- The Washington Times - Wednesday, June 1, 2005

Radio noise

“If anything kills talk radio, it will be the commercials and station promos: Too many of them going on too long, sometimes seven or eight or nine at a clip.

“And definitely too loud.

“Why are commercials so loud? …

“Commercials are loud because advertising clients, who pay for them, want them loud. It starts there. Clients, advertising agencies, and commercial production houses probably don’t say, ‘Let’s make this one really loud.’ But they do talk about ‘cutting through the clutter’ and ‘making the message stand out.’ …

“I like advertising. I worked in advertising for years. But advertising can cut its own throat. Surely a great many radio commercials are doing just that. If you create a commercial that immediately makes listeners turn down the volume or, worse, turn the radio off, what good does that do?

“So enough, already. Give me good old soothing George Zimmer telling me I’m going to like the way I look, or David Oreck offering me a 30-day money back guarantee, or Neil Clark Warren crooning about ‘troo luhhv.’ But advertisers in the irritation business can forget about my business.”

—Lawrence Henry writing on “Shut Up,” Friday in the American Spectator Online at www.spectator.org

Unusual allies

“The passing of Andrea Dworkin — feminist polemicist, anti-porn crusader, and loony extraordinaire — drew strangely admiring obituaries from several feminists who vehemently disagreed with her in life, including the self-identified ‘feminist pornographer’ Susie Bright and the staunchly anti-censorship Nation columnist Katha Pollitt. Even odder were the plaudits from conservatives. In National Review, David Frum described a meeting with Dworkin in almost glowing terms. …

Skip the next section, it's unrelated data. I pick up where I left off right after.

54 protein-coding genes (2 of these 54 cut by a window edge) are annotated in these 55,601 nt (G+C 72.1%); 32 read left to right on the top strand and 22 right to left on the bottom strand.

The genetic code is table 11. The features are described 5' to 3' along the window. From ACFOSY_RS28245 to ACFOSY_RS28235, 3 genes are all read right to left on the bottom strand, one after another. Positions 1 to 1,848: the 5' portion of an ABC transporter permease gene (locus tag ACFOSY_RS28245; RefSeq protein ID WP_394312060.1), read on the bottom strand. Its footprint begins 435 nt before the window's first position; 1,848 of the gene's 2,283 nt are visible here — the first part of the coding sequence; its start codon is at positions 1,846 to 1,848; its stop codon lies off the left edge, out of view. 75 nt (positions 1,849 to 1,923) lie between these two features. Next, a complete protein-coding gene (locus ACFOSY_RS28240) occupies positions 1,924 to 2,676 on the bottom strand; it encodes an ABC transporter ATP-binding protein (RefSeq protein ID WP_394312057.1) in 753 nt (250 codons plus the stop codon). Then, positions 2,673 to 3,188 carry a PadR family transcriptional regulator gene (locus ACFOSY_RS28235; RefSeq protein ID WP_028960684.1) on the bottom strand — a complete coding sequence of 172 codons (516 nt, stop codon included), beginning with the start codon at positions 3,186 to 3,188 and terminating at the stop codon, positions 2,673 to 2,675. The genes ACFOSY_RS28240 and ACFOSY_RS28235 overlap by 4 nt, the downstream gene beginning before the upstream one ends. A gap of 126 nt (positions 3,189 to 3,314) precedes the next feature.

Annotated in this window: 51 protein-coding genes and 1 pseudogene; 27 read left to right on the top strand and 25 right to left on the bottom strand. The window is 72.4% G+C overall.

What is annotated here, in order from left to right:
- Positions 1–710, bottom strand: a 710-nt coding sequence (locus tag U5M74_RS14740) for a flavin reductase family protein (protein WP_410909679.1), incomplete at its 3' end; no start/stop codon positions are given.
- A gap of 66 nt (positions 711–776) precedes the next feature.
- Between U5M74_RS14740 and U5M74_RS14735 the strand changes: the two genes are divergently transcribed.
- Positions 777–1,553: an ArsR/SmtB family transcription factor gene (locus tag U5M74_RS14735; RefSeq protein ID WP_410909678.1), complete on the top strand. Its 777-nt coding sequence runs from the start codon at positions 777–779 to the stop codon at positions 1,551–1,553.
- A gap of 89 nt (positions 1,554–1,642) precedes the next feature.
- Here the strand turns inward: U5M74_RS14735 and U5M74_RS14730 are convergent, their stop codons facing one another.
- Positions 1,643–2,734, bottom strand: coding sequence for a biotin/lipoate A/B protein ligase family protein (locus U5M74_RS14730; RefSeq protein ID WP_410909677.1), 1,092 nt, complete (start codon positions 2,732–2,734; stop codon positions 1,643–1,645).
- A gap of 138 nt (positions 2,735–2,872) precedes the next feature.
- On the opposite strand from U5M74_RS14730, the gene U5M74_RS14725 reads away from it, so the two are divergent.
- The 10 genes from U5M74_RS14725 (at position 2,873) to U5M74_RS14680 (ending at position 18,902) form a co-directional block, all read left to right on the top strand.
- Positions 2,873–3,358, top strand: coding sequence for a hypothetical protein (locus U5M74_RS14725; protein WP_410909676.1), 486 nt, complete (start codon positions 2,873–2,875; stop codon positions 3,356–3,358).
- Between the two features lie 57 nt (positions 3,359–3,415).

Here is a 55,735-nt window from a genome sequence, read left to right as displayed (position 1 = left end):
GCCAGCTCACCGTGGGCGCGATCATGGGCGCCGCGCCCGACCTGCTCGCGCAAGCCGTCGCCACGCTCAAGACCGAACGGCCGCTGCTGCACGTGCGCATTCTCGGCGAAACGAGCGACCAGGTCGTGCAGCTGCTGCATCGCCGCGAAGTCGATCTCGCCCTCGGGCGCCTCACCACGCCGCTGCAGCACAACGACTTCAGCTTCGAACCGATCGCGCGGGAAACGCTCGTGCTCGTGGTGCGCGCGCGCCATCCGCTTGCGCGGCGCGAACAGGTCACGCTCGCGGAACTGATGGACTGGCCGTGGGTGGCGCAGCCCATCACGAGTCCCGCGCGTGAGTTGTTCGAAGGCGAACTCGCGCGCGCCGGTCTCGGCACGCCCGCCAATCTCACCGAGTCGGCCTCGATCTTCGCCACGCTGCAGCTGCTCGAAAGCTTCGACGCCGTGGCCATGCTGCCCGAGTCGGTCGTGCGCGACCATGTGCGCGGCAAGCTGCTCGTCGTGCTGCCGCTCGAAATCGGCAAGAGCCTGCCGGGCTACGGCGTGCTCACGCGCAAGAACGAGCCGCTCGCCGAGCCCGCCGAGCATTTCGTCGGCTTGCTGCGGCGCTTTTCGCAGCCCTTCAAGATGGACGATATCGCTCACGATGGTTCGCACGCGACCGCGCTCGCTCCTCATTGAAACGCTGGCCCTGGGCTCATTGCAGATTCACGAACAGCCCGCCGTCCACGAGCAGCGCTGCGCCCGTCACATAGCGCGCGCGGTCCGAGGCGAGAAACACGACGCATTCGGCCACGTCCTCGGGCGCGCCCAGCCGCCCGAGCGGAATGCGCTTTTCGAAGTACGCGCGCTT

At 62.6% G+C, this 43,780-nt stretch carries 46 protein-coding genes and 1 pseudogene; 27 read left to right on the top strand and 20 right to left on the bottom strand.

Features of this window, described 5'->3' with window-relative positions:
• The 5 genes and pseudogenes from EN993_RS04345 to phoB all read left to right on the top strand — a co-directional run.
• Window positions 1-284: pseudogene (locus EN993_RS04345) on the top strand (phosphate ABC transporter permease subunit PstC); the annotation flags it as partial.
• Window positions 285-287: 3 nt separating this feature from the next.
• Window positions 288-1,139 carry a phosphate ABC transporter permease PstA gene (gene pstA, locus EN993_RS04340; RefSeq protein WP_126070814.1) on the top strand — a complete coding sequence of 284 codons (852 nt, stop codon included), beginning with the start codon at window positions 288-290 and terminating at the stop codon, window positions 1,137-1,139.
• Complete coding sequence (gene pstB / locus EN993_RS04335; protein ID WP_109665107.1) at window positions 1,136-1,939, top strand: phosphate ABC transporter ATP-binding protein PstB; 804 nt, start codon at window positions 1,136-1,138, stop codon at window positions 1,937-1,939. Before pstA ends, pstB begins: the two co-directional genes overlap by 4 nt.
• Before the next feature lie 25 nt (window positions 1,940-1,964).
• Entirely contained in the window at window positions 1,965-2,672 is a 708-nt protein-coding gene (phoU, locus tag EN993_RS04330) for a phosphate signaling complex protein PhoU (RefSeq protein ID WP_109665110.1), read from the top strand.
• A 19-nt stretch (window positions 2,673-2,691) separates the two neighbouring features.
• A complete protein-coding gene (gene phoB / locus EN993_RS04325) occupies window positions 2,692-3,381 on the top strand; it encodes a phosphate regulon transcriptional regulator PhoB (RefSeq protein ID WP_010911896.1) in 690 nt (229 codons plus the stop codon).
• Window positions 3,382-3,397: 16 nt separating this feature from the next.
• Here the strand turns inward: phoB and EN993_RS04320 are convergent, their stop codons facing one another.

“[T]he romance between social conservatives and the far-left feminist goes a long way back. It started in the 1980s, after Dworkin and Catharine MacKinnon emerged as leaders of the feminist war on porn. The religious right saw an opportunity to harness this effort to its own crusade against smut. Some were particularly excited about the MacKinnon-Dworkin solution to that pesky First Amendment: Declare ‘pornography,’ loosely defined, to be a violation of women’s civil rights.”

—Cathy Young, writing on “Bizarre Bedfellows,” in the July issue of Reason

Forever young

“Fifty years ago, James Dean died in a violent car accident on his way to Salinas, Calif. …

“Fans are keener to celebrate the anniversary of his death than his birth, and for the 50th they’ll get to choose from the Porsche, a new book of photography, a new documentary, and his collected works on DVD. [This weekend], 150,000 devotees are expected to make a pilgrimage to Marion, Ind., near Dean’s rural birthplace, for the James Dean Fest. Tour buses will go to Dean’s mortuary, the church that held his funeral, and to his grave, billed as ‘a pink granite headstone often covered in red lipstick from his fans wanting to leave something behind.’

“The unnatural deaths of other popular icons have inspired bizarre conspiracy theories … but Dean’s followers take their obsession in another direction. They consider Dean’s death part of his allure: By dying young, he preserved himself in amber, a Peter Pan in jeans and a red windbreaker. ‘Dean died before he could fail, before he lost his hair or his boyish figure, before he grew up,’ Donald Spoto writes in his admiring biography.”

—John Swansburg, writing on “James Dean,” May 19 in Slate at www.slate.com


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